At the 2005 UN World Summit
New York, US
16 September 2005
Five years ago, the world's leaders met here to declare a new vision for a new age. The Millennium Summit was a response to a global moral consensus: our world can no longer deny the basics of life and peace to billions of people. Five years later, it is clear that we acted not a moment too soon. Humanity has seen the dangers of a global system that excludes people – especially youth – from opportunity and hope. Now, the people of the world are looking to us: to bring our nations together, to act with urgency and to achieve results.
I am honoured to report that Jordan is on track to achieve the majority of its Millennium Development targets. The challenges are real and there is much to be done. But gains are being made in poverty reduction, health, education, gender equality, the environment and more. This effort is only part of Jordan's much larger national strategy – a comprehensive, inclusive approach to reform and development.
Yet, we do not act in a vacuum. Our country, our region and the world, are all affected by the prospects for peace. One critical step is to ensure zero tolerance towards those who promote extremism. Jordan has worked with the international Muslim community to oppose extremist interpretations of Islam. Jordan wants true, moderate, traditional Islam to replace fundamentalist, radical and militant Islam, everywhere in the world, for every single Muslim.
In November of 2004 we issued the Amman Message, which sought to clarify the true nature of Islam – what it is and what it is not. Then, last July, over 180 scholars met in Amman. They represented 45 countries and were supported by fatwas from 17 of the world's greatest Islamic scholars. Together, they achieved, for the first time in history, a unanimous consensus on a number of critical issues.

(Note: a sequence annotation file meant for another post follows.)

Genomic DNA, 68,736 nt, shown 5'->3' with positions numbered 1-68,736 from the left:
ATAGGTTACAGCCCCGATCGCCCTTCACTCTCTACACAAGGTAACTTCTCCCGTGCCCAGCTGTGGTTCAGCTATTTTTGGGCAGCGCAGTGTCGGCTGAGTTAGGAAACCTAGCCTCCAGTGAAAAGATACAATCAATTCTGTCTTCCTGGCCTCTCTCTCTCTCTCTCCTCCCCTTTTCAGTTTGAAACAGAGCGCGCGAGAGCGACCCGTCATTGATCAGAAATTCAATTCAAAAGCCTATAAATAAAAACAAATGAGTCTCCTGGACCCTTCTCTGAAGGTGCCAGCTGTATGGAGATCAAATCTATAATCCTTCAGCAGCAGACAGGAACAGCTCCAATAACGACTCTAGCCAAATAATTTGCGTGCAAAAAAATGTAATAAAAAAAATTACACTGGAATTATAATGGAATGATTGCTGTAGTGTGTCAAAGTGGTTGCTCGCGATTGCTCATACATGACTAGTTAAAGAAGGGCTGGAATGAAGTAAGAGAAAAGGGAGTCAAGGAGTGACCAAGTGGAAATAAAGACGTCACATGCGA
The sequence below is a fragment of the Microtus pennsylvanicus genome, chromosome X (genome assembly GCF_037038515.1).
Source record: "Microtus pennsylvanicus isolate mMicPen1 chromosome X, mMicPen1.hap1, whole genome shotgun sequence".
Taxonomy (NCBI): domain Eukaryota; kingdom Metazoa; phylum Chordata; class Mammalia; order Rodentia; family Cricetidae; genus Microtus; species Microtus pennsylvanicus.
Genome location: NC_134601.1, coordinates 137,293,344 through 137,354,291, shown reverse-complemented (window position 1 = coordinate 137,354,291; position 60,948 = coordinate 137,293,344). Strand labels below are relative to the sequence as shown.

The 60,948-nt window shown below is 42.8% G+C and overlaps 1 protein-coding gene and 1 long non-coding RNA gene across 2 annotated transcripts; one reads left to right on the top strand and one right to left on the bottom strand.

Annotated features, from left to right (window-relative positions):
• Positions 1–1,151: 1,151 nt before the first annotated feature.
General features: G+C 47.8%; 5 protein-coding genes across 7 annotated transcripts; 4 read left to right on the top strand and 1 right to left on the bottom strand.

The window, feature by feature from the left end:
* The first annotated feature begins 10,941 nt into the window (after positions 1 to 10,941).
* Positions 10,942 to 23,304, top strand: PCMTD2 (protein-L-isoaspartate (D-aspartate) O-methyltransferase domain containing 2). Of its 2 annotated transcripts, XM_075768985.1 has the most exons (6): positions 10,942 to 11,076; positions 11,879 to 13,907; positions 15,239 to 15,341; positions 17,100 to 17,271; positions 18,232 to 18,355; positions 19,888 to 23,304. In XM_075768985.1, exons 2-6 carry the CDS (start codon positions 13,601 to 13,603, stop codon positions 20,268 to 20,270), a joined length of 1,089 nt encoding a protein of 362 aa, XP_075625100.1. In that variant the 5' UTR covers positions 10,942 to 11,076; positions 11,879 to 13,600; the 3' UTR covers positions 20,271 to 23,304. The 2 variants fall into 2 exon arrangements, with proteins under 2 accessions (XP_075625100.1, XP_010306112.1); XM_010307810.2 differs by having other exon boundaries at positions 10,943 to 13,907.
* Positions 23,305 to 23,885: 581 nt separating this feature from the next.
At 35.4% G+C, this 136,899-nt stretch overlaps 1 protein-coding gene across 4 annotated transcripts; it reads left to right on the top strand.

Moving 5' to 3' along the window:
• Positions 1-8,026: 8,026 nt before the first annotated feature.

First, the declaration recognised the legitimacy and common principles of all eight of the traditional schools of Islamic religious law. Second, it defined the necessary qualifications and conditions for issuing fatwas. This exposes the illegitimacy of the extremist fatwas justifying terrorism, which contravene the traditional schools of Islamic religious law and are in clear violation of Islam's core principles. Third, the declaration condemned the practice known as “takfir” (calling others apostates) – a practice that is used by extremists to justify violence against those who do not agree with them.Even as we work for peace, development must go forward. Important in this effort is millennium goal seven: international partnership.
When developed nations commit to active, increased development support, they advance global progress for all. The world knows what is needed: fair trade, increased direct assistance and debt relief. The recent G-8 agreement on debt relief for the poorest nations was a positive step. The European Union has put forward a calendar on increased assistance. We need to continue and expand such efforts.
This is particularly important with regard to the key group of lower-middle and middle-income countries. Our countries have a major role in regional and global stability. Many of us have been forging ahead full steam with reforms, and are on the verge of reaching higher income levels. That success can translate into real development gains only if it is nourished and sustained. A group of determined leaders, mostly from middle-income countries, are discussing shared concerns – free and fair trade, targeted aid and more. We have agreed to continue our discussions on ways to reach accord with the developed nations.
This World Summit recognises that our globe is one of shared dependence – and shared opportunity. We have a strategic and also a moral mission. It is now in our hands to prove to the world's people, especially our youth, that our international institutions work – and that global justice is real.
Thank you very much.